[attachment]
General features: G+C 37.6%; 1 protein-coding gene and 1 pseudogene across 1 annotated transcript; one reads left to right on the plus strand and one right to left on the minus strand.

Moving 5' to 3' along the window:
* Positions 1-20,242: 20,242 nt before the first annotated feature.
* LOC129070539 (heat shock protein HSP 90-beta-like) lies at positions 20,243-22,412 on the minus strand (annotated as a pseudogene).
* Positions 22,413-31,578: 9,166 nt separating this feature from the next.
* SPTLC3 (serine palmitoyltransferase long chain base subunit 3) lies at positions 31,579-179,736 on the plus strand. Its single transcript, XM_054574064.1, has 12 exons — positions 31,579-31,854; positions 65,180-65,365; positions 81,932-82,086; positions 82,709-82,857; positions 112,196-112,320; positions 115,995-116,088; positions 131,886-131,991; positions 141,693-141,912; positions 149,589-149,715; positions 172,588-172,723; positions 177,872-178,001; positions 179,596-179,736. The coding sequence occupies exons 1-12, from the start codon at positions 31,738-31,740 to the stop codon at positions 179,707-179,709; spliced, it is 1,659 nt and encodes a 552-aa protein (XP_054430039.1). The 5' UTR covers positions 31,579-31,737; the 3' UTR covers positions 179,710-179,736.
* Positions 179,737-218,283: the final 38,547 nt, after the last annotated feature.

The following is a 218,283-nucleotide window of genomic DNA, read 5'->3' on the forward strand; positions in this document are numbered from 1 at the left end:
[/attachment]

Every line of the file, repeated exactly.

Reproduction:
General features: G+C 37.6%; 1 protein-coding gene and 1 pseudogene across 1 annotated transcript; one reads left to right on the plus strand and one right to left on the minus strand.

Moving 5' to 3' along the window:
* Positions 1-20,242: 20,242 nt before the first annotated feature.
* LOC129070539 (heat shock protein HSP 90-beta-like) lies at positions 20,243-22,412 on the minus strand (annotated as a pseudogene).
* Positions 22,413-31,578: 9,166 nt separating this feature from the next.
* SPTLC3 (serine palmitoyltransferase long chain base subunit 3) lies at positions 31,579-179,736 on the plus strand. Its single transcript, XM_054574064.1, has 12 exons — positions 31,579-31,854; positions 65,180-65,365; positions 81,932-82,086; positions 82,709-82,857; positions 112,196-112,320; positions 115,995-116,088; positions 131,886-131,991; positions 141,693-141,912; positions 149,589-149,715; positions 172,588-172,723; positions 177,872-178,001; positions 179,596-179,736. The coding sequence occupies exons 1-12, from the start codon at positions 31,738-31,740 to the stop codon at positions 179,707-179,709; spliced, it is 1,659 nt and encodes a 552-aa protein (XP_054430039.1). The 5' UTR covers positions 31,579-31,737; the 3' UTR covers positions 179,710-179,736.
* Positions 179,737-218,283: the final 38,547 nt, after the last annotated feature.

The following is a 218,283-nucleotide window of genomic DNA, read 5'->3' on the forward strand; positions in this document are numbered from 1 at the left end: